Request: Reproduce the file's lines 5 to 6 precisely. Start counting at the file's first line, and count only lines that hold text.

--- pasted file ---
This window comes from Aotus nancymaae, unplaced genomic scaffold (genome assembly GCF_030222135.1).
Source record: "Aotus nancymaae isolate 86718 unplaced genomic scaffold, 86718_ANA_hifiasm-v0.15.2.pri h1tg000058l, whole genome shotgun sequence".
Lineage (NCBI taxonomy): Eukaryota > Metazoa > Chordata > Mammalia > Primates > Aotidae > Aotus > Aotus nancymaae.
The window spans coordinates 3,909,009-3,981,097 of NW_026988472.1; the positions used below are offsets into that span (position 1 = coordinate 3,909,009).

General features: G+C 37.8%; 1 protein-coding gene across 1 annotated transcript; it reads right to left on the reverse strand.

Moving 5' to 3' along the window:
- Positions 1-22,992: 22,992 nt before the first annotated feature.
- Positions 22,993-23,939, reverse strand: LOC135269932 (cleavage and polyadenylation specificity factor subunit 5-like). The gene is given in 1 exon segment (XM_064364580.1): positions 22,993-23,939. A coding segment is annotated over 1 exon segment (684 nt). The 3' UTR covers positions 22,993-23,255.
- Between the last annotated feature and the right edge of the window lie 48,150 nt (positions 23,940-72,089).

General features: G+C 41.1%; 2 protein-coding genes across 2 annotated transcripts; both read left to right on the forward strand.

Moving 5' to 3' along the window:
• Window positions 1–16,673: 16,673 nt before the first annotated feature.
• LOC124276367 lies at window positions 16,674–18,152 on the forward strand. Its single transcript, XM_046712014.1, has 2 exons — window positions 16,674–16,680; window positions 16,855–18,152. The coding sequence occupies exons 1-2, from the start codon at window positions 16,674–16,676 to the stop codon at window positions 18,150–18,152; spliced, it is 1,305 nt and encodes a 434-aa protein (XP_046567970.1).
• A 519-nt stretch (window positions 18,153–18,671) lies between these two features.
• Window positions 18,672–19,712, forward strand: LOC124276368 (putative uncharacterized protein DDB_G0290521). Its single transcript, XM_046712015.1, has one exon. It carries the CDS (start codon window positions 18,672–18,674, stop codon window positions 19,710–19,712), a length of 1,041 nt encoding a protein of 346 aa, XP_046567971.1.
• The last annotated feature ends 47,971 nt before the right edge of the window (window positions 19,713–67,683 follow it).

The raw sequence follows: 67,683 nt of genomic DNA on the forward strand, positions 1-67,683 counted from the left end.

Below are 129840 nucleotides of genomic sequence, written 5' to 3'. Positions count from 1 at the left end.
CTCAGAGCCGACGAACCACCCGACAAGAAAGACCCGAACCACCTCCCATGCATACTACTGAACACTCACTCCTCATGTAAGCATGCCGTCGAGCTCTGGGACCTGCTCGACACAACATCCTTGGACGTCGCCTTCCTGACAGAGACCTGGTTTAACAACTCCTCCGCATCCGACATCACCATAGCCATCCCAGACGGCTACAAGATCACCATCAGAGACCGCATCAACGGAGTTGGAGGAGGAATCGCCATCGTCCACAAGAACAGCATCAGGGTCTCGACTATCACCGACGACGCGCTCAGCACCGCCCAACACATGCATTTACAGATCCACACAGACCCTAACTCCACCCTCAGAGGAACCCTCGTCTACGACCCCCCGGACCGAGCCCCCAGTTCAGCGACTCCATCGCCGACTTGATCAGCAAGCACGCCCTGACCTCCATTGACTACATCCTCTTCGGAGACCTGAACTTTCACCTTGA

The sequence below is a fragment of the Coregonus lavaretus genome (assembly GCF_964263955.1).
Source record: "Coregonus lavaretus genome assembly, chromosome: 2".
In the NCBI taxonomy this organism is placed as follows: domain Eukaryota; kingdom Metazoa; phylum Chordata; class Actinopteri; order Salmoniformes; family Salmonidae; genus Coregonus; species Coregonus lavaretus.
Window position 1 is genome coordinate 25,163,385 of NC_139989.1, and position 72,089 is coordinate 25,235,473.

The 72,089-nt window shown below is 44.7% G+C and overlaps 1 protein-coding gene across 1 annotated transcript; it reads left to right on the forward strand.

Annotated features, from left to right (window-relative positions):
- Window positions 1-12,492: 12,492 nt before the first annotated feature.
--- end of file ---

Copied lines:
General features: G+C 37.8%; 1 protein-coding gene across 1 annotated transcript; it reads right to left on the reverse strand.

Moving 5' to 3' along the window: